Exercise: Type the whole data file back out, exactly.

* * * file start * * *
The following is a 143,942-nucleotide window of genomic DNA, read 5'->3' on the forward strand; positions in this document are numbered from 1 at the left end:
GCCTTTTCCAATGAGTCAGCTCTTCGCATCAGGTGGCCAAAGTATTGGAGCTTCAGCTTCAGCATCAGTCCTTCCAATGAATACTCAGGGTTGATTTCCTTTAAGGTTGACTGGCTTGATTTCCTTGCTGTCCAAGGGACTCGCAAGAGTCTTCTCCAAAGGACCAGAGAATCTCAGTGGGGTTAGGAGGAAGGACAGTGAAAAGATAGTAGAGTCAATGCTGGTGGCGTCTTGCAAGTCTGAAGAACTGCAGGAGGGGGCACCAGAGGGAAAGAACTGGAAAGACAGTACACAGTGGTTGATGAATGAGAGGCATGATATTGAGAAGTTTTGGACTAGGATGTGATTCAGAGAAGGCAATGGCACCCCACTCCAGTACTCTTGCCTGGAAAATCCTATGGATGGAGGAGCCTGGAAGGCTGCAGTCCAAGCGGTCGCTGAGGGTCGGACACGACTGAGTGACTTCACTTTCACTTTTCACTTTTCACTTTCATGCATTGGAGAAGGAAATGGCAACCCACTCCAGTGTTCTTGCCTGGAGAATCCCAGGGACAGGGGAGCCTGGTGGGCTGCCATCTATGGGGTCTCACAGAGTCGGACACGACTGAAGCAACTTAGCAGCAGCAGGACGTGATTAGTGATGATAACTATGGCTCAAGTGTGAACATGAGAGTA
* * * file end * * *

The following is a 143,942-nucleotide window of genomic DNA, read 5'->3' on the forward strand; positions in this document are numbered from 1 at the left end:
GCCTTTTCCAATGAGTCAGCTCTTCGCATCAGGTGGCCAAAGTATTGGAGCTTCAGCTTCAGCATCAGTCCTTCCAATGAATACTCAGGGTTGATTTCCTTTAAGGTTGACTGGCTTGATTTCCTTGCTGTCCAAGGGACTCGCAAGAGTCTTCTCCAAAGGACCAGAGAATCTCAGTGGGGTTAGGAGGAAGGACAGTGAAAAGATAGTAGAGTCAATGCTGGTGGCGTCTTGCAAGTCTGAAGAACTGCAGGAGGGGGCACCAGAGGGAAAGAACTGGAAAGACAGTACACAGTGGTTGATGAATGAGAGGCATGATATTGAGAAGTTTTGGACTAGGATGTGATTCAGAGAAGGCAATGGCACCCCACTCCAGTACTCTTGCCTGGAAAATCCTATGGATGGAGGAGCCTGGAAGGCTGCAGTCCAAGCGGTCGCTGAGGGTCGGACACGACTGAGTGACTTCACTTTCACTTTTCACTTTTCACTTTCATGCATTGGAGAAGGAAATGGCAACCCACTCCAGTGTTCTTGCCTGGAGAATCCCAGGGACAGGGGAGCCTGGTGGGCTGCCATCTATGGGGTCTCACAGAGTCGGACACGACTGAAGCAACTTAGCAGCAGCAGGACGTGATTAGTGATGATAACTATGGCTCAAGTGTGAACATGAGAGTA